On July 3, 1975, seven residents of Pineland Center, a state institution for the mentally disabled, filed this class action lawsuit in the Southern District of Maine on behalf of themselves and those similarly situated—a class defined as “all present and future residents of Pineland whose needs for care, education, training and therapy in a humane and healthful physical and psychological environment are unmet.” The plaintiffs sued the Pineland Center under 42 U.S.C. 1983, alleging that the Pineland Center had violated their First, Fourth, Fifth, Eighth, Ninth, Thirteenth, and Fourteenth Amendment Rights. The plaintiffs, represented by private attorneys and an attorney from the Mental Health Law Project (MHLP), asked the court for declaratory and injunctive relief, wanting recognition that their rights were being unlawfully infringed upon and demanding that the defendant take “every action necessary to bring about [the] plaintiffs’ fullest enjoyment of their rights,” and to reverse the damage done to the plaintiffs by the unlawful conditions and practices of the institution.
Pineland Center was a Maine institution for the mentally impaired. The plaintiffs’ complaint alleges that, although Pineland Center was responsible for providing treatment to the residents, the plaintiffs regressed in health due to understaffing, undertreating, and underproviding. Specifically, the plaintiffs alleged that the general facilities of the center were in poor shape; some of the residence halls did not meet state and local fire standards, and that a day room in one of the buildings consisted of an empty room bordered on three sides by industrial chairs, and contained no psychological enrichment. In the summer, the ventilation was poor and the heat oppressive. Certain areas of the halls were constantly dirty and smelled like urine and feces.
In addition, residents retained essentially no privacy. There were no doors to the toilets and multiple beds were crammed into rooms. Many residents were forbidden from operating showers themselves and were hosed down by workers. Residents were dehumanized and called “boys,” “girls,” and “children” no matter their age, and there was virtually no programming for daily activities. Many residents were left to languish in boredom in their locked halls and empty dayrooms.
Residents were also denied speech therapy, education, physical therapy, occupational therapy, and dental care, in large part because the institution did not have the funds to support these programs. Other patients who required extra care as a result of their mental capacity were physically tied up for large portions of the day, and kept sedated nearly constantly. As a result of this, the purpose for some of the residents’ placement in the institution went unaddressed, and some of the patients’ conditions regressed.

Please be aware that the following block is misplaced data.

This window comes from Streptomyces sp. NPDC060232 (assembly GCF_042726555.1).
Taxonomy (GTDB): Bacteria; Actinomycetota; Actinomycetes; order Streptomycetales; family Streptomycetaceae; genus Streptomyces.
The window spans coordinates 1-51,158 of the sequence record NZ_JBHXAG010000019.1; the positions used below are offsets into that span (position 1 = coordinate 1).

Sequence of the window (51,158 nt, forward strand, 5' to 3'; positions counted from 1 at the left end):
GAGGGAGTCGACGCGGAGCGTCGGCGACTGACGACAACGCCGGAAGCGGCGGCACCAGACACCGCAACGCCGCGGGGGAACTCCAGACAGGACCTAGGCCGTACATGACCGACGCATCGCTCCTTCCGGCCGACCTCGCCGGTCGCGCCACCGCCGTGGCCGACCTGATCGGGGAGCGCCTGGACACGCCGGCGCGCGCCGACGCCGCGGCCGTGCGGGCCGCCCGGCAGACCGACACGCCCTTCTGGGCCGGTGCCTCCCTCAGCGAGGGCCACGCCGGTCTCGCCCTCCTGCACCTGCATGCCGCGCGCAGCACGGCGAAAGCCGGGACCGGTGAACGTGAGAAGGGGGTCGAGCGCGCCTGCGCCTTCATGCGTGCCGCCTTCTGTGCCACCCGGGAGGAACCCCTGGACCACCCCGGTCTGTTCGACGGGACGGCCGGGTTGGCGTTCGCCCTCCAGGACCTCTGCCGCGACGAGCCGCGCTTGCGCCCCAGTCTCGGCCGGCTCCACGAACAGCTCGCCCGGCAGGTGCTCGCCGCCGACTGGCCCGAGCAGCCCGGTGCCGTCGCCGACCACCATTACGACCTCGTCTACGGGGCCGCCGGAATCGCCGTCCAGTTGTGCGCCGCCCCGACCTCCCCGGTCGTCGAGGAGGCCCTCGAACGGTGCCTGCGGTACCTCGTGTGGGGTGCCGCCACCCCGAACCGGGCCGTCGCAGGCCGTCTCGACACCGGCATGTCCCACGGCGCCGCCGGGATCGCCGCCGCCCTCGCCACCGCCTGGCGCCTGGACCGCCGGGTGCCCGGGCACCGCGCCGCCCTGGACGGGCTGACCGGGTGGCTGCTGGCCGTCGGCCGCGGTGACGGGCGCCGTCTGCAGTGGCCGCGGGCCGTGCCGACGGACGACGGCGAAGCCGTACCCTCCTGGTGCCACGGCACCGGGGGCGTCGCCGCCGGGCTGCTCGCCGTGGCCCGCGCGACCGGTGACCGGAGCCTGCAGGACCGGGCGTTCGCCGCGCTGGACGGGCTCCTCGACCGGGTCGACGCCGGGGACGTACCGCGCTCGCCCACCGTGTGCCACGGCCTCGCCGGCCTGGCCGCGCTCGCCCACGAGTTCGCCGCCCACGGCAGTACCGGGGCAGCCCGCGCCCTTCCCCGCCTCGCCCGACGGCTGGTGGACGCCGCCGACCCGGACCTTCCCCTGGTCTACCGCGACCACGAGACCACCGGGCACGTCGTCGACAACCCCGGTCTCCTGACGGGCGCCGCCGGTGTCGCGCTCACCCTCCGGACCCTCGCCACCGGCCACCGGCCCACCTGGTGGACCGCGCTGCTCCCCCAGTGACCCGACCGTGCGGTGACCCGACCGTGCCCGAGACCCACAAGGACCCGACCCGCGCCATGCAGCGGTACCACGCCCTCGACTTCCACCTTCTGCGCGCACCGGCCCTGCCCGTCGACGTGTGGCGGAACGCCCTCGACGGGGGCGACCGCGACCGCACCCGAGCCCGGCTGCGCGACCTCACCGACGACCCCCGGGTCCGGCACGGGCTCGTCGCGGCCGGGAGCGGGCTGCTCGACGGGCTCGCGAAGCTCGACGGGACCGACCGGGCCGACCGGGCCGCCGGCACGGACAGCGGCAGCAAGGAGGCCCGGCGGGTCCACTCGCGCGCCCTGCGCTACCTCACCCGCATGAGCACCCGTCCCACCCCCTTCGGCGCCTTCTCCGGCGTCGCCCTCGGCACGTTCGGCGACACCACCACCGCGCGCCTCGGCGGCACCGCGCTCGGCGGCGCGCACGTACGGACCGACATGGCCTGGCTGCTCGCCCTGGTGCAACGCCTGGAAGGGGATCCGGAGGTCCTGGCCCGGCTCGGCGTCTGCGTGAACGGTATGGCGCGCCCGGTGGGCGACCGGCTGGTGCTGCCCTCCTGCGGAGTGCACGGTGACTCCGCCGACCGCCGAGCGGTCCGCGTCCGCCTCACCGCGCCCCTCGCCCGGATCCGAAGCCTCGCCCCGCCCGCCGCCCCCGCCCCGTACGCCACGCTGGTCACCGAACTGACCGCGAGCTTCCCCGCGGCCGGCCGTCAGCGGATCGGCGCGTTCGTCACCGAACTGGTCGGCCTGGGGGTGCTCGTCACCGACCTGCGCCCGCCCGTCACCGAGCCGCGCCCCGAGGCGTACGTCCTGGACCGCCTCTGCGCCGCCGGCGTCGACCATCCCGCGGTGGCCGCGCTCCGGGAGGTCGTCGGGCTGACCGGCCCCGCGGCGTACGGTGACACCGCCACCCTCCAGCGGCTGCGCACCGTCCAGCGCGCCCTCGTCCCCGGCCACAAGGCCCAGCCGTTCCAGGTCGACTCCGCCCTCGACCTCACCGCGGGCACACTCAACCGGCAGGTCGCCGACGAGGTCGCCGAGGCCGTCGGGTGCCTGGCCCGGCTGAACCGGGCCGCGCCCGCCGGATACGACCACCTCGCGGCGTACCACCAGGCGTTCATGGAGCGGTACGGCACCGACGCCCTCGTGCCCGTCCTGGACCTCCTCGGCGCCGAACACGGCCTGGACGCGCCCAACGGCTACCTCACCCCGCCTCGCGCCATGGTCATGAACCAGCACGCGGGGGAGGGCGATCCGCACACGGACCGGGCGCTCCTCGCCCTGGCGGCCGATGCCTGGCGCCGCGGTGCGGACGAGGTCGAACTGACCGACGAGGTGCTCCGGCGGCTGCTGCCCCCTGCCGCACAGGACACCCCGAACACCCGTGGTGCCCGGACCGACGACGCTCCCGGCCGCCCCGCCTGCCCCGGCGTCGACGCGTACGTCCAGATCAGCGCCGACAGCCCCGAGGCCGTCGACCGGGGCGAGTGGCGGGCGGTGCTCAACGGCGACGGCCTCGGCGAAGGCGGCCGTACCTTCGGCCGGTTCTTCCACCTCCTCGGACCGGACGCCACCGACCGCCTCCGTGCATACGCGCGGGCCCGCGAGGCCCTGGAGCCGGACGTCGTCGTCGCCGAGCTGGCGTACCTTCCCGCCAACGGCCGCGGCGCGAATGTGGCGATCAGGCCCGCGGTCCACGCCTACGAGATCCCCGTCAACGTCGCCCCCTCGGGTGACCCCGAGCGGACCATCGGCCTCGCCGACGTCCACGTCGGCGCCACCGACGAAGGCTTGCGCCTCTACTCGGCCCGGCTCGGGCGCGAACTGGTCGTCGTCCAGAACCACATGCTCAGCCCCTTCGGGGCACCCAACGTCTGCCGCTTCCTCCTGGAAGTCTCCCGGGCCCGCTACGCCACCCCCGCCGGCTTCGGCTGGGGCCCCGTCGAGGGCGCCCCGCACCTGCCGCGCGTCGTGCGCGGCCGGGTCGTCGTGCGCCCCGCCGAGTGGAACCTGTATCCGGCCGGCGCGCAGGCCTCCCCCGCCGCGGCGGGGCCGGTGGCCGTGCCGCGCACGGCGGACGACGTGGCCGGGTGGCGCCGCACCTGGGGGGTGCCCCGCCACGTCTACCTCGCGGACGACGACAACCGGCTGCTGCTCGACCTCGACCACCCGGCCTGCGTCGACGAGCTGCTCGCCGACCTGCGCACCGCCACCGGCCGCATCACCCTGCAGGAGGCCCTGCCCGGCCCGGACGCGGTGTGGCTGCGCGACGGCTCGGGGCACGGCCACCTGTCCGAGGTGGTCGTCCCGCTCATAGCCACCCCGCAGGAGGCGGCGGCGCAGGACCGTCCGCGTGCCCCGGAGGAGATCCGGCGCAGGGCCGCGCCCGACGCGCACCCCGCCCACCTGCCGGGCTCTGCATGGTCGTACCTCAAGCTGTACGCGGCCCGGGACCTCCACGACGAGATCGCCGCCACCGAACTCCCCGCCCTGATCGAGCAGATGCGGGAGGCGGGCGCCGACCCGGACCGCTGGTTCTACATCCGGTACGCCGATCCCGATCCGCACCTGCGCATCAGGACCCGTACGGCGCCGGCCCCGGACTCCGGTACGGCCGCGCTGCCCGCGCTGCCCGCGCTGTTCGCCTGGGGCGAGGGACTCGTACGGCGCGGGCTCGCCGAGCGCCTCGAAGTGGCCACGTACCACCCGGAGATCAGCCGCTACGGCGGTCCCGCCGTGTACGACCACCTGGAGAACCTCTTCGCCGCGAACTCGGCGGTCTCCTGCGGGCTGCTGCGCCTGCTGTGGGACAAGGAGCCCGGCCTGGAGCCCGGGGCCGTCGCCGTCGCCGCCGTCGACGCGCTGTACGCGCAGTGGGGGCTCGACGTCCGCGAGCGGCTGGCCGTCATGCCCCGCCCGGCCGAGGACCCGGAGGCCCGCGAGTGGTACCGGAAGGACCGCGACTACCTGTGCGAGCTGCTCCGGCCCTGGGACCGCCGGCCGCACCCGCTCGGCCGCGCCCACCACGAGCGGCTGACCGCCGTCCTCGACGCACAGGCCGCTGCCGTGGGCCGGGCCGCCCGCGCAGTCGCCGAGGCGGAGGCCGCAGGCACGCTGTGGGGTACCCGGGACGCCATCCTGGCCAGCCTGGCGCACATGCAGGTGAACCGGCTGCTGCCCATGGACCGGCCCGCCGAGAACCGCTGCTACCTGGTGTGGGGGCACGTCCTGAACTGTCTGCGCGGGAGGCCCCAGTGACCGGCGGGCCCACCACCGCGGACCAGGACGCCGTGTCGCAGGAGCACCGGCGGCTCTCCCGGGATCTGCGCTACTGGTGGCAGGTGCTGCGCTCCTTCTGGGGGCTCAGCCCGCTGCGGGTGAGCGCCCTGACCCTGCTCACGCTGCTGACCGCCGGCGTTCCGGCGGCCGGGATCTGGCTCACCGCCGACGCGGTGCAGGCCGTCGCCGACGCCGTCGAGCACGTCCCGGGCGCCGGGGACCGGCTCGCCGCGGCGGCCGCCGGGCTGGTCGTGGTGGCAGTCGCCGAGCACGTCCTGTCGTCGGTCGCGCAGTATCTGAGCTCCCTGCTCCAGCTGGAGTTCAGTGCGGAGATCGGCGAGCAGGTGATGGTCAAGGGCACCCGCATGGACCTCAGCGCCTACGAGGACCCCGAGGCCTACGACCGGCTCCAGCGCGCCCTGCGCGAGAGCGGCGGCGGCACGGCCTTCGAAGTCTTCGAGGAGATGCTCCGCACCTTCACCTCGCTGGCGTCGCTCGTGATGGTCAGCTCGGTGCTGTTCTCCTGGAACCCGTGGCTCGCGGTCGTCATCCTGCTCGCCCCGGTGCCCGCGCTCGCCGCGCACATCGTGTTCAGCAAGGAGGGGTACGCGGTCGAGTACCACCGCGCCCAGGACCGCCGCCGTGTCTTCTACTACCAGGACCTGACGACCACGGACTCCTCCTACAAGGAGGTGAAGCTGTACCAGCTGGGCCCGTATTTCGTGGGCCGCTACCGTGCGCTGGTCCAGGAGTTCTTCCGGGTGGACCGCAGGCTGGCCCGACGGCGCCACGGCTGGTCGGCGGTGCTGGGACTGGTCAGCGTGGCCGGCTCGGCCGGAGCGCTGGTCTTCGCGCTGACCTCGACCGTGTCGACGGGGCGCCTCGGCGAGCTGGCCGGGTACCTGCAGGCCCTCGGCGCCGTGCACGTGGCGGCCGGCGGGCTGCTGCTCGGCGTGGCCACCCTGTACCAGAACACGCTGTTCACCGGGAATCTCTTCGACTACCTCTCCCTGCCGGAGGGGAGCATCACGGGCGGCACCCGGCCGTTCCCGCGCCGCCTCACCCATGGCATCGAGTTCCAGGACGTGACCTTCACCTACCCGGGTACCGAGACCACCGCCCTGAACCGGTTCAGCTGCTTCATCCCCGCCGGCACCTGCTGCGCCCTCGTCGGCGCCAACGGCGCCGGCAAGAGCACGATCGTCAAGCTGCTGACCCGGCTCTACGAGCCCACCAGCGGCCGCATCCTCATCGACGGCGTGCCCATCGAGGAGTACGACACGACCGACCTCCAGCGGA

Patients who were mentally and physically able were not given the ability to work and to be productive to their community. Those who were able to be placed in their community outside of Pineland were given practically zero support, and were often sent back to the institution.
The defendants submitted motions to Dismiss on July 30, 1975. The plaintiffs responded by filing a motion for class certification on August, 25, 1975. The court (Judge Edward Thaxter Gignoux) responded to both of these motions, denying the motion to dismiss on September 26, 1975 and granting the class certification on October 7, 1975.
The parties engaged in discovery disputes from late 1975 all the way through early 1977, but there was a proposed—and rejected—consent decree that signified that the parties were willing to negotiate. There was a break in proceedings between July of 1977 and May of 1978, in which the parties were presumably working on a settlement. On July 5, 1978 the parties jointly submitted a consent decree, and on July 14, 1978 the court approved the decree.
The settlement agreement was comprehensive. It stated mandatory standards and improvements to be made to the Pineland Center itself, including enriching the common areas, limiting the number of people required to sleep in one room, providing for more privacy, ensuring that the facilities were kept clean and hygienic, condemning Hayden Hall, a building that were particularly egregious to residents, allowing for patients to have their own personal items, and making sure that living areas were kept somewhat quiet. Additionally, standards for resident to staff ratios were put in place (See pg. 11 of the decree